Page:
“Our real teacher has been and still is the embryo, who is, incidentally, the only teacher who is always right.” - Dr. Viktor Hamburger
Our research applies high-resolution live imaging of vertebrate model organisms to quantitatively study the multicellular dynamics of embryonic development and adult regeneration, with a focus on how stem cells migrate long distances (akin to cancer metastasis) and differentiate into a variety of specialized cell types. We determine what happens when development or regeneration is selectively perturbed via genetic, molecular, or physical manipulation.This deliberately in vivo, system-wide approach is inspired by important but challenging long-term goals of biomedical research, namely to prevent and/or repair human birth defects and cancer metastasis. To achieve these goals, we must first understand how embryonic development goes awry, which in turn requires understanding how development (and, in some cases, regeneration) takes place correctly in its natural, in vivo environment. We aim to elucidate the multicellular movements, interactions, and fate determination underpinning stem cell migration and differentiation into neurons, including remarkable similarities to cancer migration and remission.To this end, we use the easily accessed and manipulated olfactory system and surrounding neural crest-derived mesenchyme in zebrafish as our primary model system, with the use of other model organisms as necessary. Main Research Goals: 1. Understand how neural crest stem cells collectively migrate and differentiate into neurons (and related derivatives) in vivo via high-resolution live imaging and quantitative analysis. 2. Query an olfactory regeneration model system to determine how rapid neuronal turnover is initiated and maintained throughout adulthood. 3. Perform comparative analysis of neural crest and neuroblastoma migration to uncover new therapeutic targets for inhibiting cancer metastasis.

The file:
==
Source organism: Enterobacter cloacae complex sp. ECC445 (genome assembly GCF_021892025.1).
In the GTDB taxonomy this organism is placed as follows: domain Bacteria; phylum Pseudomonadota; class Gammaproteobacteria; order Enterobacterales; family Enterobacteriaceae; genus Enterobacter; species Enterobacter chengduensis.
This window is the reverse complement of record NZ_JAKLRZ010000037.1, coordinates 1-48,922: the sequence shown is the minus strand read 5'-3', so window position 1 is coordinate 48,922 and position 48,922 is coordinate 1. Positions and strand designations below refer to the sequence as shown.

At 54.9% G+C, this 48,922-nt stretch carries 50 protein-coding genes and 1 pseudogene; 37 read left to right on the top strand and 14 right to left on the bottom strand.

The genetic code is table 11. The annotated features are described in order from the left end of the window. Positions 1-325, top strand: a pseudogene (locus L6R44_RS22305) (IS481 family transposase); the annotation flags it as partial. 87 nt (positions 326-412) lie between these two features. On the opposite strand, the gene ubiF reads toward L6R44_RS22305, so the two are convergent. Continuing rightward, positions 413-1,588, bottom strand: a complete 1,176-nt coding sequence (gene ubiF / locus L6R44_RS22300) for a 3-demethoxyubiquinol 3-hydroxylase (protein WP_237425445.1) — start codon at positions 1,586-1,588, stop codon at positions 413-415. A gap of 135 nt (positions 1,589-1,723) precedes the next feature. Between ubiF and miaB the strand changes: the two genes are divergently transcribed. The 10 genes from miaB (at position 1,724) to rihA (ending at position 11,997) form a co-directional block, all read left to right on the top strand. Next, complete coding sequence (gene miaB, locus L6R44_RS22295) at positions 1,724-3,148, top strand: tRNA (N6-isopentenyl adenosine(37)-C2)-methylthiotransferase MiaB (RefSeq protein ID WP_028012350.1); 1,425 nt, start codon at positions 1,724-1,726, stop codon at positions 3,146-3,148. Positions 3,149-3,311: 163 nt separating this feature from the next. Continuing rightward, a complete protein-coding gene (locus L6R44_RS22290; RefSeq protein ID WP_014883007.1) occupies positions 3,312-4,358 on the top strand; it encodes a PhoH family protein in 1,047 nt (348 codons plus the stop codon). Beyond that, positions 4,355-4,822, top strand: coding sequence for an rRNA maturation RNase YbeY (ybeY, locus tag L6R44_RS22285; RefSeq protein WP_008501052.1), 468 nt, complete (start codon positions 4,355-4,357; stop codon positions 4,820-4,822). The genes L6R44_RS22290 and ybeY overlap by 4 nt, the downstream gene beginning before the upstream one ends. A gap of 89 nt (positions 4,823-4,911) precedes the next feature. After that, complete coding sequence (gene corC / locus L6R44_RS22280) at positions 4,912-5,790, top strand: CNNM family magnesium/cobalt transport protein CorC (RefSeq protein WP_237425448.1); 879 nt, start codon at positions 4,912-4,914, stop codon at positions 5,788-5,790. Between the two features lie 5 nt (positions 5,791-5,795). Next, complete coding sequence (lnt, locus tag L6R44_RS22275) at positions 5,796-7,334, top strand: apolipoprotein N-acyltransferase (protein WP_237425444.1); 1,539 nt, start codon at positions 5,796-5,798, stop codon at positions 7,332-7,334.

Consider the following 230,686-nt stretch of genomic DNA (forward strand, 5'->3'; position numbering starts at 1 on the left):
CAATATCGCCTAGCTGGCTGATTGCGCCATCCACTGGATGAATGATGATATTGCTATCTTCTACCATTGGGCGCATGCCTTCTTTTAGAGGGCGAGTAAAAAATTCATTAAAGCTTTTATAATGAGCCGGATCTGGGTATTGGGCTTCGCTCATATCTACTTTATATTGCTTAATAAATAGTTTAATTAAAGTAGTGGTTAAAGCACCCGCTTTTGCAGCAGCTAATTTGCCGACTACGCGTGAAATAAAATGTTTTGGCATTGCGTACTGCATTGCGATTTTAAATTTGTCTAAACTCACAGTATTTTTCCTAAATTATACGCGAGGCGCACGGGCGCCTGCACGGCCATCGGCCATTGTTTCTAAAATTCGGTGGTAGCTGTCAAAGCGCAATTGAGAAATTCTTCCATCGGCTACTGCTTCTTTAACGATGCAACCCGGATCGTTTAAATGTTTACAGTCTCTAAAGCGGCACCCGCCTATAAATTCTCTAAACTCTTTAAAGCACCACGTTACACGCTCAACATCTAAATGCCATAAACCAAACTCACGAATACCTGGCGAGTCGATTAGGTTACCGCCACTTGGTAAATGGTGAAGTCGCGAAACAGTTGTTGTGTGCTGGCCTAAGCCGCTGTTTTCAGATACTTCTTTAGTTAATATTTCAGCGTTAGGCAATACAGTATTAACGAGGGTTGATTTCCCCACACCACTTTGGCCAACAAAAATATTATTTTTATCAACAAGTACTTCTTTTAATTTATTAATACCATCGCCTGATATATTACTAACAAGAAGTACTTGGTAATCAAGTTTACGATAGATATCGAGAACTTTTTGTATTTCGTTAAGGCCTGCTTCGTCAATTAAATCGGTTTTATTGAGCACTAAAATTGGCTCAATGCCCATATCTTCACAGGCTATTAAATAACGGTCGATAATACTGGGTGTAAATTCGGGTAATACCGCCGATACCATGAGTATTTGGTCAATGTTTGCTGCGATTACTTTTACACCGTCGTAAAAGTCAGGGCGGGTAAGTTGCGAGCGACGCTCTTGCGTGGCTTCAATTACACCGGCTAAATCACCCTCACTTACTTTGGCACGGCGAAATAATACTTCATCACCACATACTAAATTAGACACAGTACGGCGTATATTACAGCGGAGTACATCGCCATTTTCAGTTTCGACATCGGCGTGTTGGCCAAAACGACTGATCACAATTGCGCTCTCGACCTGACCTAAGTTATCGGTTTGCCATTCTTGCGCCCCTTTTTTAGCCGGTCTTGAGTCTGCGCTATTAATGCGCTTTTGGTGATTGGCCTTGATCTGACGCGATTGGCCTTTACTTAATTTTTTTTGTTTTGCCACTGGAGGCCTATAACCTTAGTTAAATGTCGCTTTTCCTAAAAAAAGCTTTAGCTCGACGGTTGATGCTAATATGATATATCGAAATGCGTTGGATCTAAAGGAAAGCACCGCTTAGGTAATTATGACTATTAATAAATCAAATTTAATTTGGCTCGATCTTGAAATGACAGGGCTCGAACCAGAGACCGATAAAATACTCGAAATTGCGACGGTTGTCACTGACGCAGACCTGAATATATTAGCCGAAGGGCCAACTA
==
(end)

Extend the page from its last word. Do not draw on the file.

Details: By revealing the origins of vertebrate sensory neurons and the molecular and cellular processes driving the remarkable transformation from stem cell to neuron, we can better comprehend general mechanisms of neurogenesis and the potential for regeneration. Olfactory sensory neurons are particularly unique in their regenerative capacity throughout adulthood, with a completely new set of neurons present in the human nose every month. Thus, there is significant translational value in understanding the origins and differentiation pathways of these unusual derivatives.
The neural crest is a highly migratory, multipotent stem cell population that contributes to a variety of tissues in the developing embryo - including a significant portion of the peripheral nervous system - and is critically important for craniofacial development as a whole. In addition, the neural crest-derived sympathetic lineage can give rise to neuroblastomas, the most common type of cancer in the first year of human life. Intriguingly, neuroblastomas share many common features - both genetic and phenotypic - with the neural crest, and over 60% of neuroblastomas metastasize in a manner reminiscent of neural crest migration.